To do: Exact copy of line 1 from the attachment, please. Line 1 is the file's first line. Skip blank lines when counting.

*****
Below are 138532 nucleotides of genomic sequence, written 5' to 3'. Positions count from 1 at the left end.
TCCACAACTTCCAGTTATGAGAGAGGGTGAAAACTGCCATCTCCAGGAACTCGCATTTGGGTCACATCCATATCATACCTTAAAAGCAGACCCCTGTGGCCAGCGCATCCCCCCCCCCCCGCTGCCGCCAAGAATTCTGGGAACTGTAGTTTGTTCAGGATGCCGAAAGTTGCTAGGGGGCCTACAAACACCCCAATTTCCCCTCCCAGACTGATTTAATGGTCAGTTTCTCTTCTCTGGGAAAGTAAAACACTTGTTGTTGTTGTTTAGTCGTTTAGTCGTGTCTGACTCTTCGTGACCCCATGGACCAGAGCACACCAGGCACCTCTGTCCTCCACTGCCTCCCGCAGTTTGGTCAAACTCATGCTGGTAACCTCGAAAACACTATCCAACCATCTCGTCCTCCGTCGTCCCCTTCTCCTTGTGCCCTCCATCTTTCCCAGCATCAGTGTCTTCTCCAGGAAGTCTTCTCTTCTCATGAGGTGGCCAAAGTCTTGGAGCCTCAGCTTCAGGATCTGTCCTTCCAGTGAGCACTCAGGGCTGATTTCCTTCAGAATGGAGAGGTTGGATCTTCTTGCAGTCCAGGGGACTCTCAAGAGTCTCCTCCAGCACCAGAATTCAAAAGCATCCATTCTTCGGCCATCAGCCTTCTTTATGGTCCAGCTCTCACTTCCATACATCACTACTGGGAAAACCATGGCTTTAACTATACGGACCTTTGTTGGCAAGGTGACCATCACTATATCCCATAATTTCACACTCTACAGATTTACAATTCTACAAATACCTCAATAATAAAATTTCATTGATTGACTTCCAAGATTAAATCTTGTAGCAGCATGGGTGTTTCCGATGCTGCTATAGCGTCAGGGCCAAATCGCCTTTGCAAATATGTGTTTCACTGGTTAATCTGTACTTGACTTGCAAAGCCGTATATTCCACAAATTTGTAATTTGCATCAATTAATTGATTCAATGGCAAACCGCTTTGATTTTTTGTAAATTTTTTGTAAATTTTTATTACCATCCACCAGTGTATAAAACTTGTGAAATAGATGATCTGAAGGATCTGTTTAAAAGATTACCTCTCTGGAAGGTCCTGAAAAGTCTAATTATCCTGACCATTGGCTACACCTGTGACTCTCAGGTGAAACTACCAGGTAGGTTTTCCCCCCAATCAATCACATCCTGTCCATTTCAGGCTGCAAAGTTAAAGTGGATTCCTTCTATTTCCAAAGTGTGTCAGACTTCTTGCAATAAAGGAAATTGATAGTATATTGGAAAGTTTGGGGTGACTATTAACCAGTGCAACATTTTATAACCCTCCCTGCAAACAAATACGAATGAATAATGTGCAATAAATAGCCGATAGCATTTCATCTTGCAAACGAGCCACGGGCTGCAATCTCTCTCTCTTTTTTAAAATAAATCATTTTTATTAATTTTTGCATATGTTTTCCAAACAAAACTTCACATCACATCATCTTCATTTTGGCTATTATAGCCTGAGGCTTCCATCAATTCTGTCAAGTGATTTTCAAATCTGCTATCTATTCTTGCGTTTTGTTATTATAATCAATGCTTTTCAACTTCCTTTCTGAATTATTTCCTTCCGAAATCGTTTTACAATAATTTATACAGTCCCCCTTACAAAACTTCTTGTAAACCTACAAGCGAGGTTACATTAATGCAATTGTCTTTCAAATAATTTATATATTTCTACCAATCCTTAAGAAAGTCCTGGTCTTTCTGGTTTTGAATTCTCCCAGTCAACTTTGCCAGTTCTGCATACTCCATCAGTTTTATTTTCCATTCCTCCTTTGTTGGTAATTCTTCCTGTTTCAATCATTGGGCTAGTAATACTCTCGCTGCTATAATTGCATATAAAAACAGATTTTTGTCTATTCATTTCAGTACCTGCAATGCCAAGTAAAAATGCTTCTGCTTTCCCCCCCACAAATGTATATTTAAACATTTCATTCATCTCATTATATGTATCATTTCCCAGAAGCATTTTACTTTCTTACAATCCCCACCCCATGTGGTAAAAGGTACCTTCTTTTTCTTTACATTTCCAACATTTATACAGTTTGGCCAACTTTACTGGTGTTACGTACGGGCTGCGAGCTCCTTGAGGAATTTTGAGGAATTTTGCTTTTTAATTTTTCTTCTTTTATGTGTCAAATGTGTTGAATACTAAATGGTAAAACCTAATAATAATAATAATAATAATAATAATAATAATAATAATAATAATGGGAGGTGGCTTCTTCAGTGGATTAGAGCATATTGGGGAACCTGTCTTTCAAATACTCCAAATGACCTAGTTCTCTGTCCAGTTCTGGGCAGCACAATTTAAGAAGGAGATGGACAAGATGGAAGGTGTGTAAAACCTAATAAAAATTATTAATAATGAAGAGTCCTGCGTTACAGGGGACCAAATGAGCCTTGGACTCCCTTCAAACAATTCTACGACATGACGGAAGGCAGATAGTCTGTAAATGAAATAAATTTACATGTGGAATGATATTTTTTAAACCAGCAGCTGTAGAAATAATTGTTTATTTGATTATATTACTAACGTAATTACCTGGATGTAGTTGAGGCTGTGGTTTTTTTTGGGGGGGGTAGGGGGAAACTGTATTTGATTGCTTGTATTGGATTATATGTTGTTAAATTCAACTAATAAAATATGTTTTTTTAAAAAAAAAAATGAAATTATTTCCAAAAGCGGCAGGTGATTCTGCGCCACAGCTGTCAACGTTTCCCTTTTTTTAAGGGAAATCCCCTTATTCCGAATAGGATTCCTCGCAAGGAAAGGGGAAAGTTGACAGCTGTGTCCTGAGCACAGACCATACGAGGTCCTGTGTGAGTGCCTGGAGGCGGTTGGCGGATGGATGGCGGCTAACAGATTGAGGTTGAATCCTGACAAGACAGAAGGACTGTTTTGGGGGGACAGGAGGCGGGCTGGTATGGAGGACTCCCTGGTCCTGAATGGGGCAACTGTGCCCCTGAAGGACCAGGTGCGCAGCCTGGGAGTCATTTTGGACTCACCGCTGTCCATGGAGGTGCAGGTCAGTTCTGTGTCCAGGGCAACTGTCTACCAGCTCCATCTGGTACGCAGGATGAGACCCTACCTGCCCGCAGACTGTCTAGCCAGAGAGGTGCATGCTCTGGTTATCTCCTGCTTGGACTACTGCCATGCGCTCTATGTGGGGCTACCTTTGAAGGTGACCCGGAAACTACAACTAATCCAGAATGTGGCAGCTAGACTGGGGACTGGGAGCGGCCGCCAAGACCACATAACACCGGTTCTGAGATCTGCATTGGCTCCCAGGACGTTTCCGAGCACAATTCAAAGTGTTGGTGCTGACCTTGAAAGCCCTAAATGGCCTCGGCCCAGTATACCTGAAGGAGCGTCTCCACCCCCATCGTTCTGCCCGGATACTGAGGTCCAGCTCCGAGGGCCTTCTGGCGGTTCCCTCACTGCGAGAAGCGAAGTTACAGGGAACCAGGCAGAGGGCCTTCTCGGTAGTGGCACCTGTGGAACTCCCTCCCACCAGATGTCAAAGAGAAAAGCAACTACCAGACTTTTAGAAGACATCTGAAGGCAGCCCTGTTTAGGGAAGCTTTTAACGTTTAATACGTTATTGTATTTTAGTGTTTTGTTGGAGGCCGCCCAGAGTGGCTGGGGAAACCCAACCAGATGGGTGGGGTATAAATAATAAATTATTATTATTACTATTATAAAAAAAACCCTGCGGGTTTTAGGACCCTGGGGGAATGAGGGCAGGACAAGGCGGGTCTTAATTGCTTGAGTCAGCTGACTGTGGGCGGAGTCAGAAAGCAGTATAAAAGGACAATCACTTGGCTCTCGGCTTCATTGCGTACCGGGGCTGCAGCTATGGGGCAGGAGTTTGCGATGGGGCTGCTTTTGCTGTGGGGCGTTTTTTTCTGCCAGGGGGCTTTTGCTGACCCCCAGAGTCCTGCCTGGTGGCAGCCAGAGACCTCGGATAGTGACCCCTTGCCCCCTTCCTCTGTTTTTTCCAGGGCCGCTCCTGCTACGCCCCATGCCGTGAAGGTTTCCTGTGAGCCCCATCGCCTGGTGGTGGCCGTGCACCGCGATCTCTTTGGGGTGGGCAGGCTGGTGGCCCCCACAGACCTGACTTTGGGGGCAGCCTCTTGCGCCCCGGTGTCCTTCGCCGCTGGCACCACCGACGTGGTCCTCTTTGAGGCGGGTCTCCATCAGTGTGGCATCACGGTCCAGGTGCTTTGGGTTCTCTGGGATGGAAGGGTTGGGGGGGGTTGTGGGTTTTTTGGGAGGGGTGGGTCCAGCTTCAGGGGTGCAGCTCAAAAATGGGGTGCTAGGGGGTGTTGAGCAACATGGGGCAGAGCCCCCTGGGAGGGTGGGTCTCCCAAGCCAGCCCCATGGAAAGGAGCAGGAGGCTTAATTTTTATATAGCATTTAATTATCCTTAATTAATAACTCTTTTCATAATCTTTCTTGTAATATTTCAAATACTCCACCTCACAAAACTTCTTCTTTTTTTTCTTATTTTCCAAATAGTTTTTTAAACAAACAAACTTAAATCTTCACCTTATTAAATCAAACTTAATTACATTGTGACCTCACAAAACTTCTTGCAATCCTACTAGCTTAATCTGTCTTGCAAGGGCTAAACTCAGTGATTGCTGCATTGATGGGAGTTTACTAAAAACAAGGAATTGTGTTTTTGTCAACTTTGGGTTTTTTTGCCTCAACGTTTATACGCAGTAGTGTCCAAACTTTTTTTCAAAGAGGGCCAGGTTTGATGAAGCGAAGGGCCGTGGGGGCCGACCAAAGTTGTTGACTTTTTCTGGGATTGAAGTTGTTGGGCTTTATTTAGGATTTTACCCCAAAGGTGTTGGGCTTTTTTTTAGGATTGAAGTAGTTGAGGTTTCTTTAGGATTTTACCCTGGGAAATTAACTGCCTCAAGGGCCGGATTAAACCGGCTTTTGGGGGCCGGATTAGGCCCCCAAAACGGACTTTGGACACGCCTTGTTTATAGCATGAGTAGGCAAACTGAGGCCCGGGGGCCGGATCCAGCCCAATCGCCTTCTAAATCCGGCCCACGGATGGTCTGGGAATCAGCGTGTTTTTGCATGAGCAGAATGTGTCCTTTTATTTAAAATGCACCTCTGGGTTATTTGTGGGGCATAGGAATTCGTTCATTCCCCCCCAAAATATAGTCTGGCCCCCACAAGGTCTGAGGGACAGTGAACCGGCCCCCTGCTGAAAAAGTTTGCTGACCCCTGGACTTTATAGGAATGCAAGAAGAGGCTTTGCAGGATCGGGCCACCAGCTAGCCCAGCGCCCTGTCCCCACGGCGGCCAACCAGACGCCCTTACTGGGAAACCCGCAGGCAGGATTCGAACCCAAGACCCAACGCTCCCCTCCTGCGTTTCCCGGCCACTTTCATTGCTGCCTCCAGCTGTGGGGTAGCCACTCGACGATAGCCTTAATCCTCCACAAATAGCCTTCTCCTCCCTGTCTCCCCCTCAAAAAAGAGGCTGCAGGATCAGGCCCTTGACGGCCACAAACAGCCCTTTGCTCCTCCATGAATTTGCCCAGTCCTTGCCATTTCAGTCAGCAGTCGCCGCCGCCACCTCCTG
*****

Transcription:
Below are 138532 nucleotides of genomic sequence, written 5' to 3'. Positions count from 1 at the left end.